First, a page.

Glenn Kessler defends his use of the Neil Newhouse quotation

WaPo Fact CheckerEarly on Dec. 31, 2014 we published a critique of the way the three major mainstream fact checkers, FactCheck.org, the Washington Post Fact Checker and PolitiFact, used a 2012 quotation from Romney campaign pollster Neil Newhouse.

Glenn Kessler, the Washington Post Fact Checker, didn’t waste much time in responding. That’s one thing we absolutely love about the guy.

On Twitter, Kessler pointed out a major mistake we made on a minor point (we updated our article promptly). He also made a defense of his use of the Newhouse quotation.

Newhouse said “We won’t allow fact checkers to dictate our campaign.” Our article noted that Newhouse wasn’t saying that it was okay to run untruthful ads. He was saying fact checkers do their business poorly. We faulted the three fact checkers, Kessler included, for taking Newhouse’s statement out of context.

Kessler offered this defense:

 

We pointed out in a Twitter response that Kessler did not provide the full context. This is the full context:

[Ashley] O’Connor said she thought their ad “Right Choice”  attacking Obama on welfare reform has been the most effective so far, despite its being given “Four Pinnochios” by a Washington Post fact check.
Newhouse brushed off the fact check as par for the course in political campaigns.

“People are always going to get Pinocchios for this stuff,” Newhouse said. “We stand behind those ads and behind the facts in those ads.”

Newhouse suggested the problem was with the fact-checkers, not the facts themselves: “Fact-checkers come to this with their own sets of thoughts and beliefs and you know what? We’re not going let our campaign be dictated by fact-checkers.”

 

Kessler presented the quotation to his readers like this:

There has been no dispute among fact checkers on this question, with PolitiFact awarding the claim “Pants on Fire” and FactCheck.org also saying it was incorrect. Interestingly, Romney pollster Neal Newhouse dismissed the complaints of fact-checking organizations after a Romney ad executive said that an ad based on this assertion was “our most effective ad.”

“Fact checkers come to this with their own sets of thoughts and beliefs, and we’re not going to let our campaign be dictated by fact checkers,” he told BuzzFeed.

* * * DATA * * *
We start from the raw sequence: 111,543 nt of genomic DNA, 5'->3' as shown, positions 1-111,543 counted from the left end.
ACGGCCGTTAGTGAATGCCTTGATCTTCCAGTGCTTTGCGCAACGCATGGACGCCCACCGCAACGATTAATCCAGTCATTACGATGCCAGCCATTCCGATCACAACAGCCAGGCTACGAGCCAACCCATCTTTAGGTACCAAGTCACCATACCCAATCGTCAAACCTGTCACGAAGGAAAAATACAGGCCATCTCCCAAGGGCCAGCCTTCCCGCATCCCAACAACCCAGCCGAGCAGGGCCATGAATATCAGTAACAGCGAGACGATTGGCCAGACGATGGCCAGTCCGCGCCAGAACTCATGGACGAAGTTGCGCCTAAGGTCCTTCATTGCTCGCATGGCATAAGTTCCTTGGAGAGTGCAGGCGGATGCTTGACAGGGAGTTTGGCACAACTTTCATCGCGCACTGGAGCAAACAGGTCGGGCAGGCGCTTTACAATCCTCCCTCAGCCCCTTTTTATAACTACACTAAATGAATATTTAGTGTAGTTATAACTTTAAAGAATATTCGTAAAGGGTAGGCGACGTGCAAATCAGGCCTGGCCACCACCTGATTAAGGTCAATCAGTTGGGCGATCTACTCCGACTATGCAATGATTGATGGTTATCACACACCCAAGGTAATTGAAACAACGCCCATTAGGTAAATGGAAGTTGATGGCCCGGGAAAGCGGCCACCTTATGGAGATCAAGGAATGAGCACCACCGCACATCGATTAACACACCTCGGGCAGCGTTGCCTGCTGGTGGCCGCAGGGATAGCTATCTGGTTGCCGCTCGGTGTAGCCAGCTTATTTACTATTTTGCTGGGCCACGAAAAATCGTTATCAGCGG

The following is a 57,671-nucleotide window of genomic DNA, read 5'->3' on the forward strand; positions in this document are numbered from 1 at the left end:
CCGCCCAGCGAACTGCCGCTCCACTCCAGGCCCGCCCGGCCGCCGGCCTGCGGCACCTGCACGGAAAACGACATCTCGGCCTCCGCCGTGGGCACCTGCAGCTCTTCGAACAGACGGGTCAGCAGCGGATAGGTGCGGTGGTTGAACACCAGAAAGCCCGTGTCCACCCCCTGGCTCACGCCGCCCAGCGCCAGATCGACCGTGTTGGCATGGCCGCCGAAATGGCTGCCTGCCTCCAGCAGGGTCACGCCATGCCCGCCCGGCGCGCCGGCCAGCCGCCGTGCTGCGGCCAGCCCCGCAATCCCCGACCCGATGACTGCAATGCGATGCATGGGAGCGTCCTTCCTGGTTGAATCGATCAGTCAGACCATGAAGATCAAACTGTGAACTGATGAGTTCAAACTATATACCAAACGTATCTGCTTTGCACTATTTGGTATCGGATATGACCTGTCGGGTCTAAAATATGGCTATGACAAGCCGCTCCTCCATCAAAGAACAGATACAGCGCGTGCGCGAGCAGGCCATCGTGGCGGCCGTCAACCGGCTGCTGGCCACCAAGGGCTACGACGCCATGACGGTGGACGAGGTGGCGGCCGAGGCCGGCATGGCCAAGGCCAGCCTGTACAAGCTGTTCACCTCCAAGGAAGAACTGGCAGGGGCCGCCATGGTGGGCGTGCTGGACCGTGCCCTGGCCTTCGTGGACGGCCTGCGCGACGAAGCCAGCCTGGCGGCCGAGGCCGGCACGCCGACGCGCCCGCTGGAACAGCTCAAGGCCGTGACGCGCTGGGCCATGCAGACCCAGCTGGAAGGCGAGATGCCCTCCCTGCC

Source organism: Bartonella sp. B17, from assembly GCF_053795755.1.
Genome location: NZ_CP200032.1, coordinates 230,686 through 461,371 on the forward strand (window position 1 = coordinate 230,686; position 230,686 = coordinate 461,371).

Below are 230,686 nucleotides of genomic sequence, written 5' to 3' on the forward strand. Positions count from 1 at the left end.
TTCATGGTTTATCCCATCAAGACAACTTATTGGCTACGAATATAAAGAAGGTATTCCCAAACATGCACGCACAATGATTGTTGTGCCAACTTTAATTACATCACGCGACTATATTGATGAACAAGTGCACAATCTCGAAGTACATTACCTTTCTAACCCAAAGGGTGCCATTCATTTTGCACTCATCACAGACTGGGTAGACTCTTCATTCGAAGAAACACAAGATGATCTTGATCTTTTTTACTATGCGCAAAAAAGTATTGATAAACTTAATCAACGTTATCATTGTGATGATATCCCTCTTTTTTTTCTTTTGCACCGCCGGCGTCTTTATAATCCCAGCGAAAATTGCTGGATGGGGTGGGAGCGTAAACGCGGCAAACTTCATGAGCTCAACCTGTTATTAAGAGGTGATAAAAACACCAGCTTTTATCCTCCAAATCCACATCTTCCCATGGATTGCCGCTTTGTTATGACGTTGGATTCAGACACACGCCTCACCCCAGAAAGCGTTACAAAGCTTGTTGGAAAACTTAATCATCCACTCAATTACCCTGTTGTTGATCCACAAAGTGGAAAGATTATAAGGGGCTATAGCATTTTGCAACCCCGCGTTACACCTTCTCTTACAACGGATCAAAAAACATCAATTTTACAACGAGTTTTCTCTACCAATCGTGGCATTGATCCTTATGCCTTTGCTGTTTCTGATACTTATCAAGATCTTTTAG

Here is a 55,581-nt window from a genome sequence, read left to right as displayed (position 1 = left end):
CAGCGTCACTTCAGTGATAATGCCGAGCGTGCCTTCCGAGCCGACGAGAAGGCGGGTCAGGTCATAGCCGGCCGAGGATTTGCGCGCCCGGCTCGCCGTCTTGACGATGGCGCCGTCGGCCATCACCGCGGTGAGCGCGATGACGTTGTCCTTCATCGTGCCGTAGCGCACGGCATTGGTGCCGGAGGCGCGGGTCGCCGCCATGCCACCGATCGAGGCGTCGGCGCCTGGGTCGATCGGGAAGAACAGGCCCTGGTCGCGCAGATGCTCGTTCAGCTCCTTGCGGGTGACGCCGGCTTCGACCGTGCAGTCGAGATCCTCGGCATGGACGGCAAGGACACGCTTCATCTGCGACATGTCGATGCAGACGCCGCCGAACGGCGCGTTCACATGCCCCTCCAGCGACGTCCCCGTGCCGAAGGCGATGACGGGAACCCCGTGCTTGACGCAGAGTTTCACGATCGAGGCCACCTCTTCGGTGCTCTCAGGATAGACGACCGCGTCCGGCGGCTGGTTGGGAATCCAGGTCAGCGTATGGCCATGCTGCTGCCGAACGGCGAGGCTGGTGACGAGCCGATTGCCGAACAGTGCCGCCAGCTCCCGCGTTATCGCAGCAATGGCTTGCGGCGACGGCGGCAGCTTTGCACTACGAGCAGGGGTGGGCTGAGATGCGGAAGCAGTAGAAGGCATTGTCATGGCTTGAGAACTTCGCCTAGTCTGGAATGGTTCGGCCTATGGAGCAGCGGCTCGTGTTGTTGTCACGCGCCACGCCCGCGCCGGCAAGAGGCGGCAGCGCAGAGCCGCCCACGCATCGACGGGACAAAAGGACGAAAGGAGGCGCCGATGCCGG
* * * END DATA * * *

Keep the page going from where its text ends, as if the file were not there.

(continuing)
What’s interesting about Newhouse defending the welfare ad after it was mentioned that Kessler gave it four “Pinochios,” if not for its status as the most effective ad? Kessler’s version omits the first two sentences ABC News recorded from Newhouse and includes the unnecessary detail about “our most effective ad.” Kessler added to his defense on Twitter:


We believe Kessler works from the same ABC News account of Newhouse’s statement we do. The report makes no mention of any question directed at Newhouse. Kessler’s version of events in his story is correct but misleading. Yes, Newhouse made his comments after O’Connor identified the welfare ad as Romney’s most effective. But the response from Newhouse was not narrowly focused on the ad. That’s clear from the words ABC News first quotes from Newhouse: “People are always going to get Pinocchios for this stuff.”

“This stuff” alludes to political ads generally, not to one specific ad. Newhouse continues by saying “We stand behind those ads and behind the facts in those ads.” Note that Newhouse refers to ads plural. He’s talking about the whole slate of Romney ads, not just the one Kessler singles out.

For that reason, we charged Kessler with including unnecessary context when he mentioned Newhouse’s comments came after the welfare ad was called the most effective. By his inclusion of that detail and the omission of the first two sentences ABC News recorded from Newhouse, Kessler reinforces the misleading impression Newhouse was talking specifically about the welfare ad.

Here’s how Kessler could have written about Newhouse while providing fully adequate context:

There has been no dispute among fact checkers on this question, with PolitiFact awarding the claim “Pants on Fire” and FactCheck.org also saying it was incorrect. Romney pollster Neal Newhouse dismissed the complaints of fact-checking organizations.

“People are always going to get Pinocchios for this stuff,” Newhouse said. “We stand behind those ads and behind the facts in those ads.”

Newhouse said fact checkers allow their personal views to color their work.

 

That’s one way to write Kessler’s story without supporting the false implication that Newhouse was saying he would run a false ad if it was effective.

Based on Kessler’s unwarranted interest in the sequencing of Newhouse’s comments, we think it likely Kessler believed in the false implication and tried to give his readers a hint about it through the way he presented the facts.

In other words, Kessler probably allowed his personal views to color his work.

 

Clarification, April 27, 2015: We expanded our description of “Kessler” in the second paragraph.

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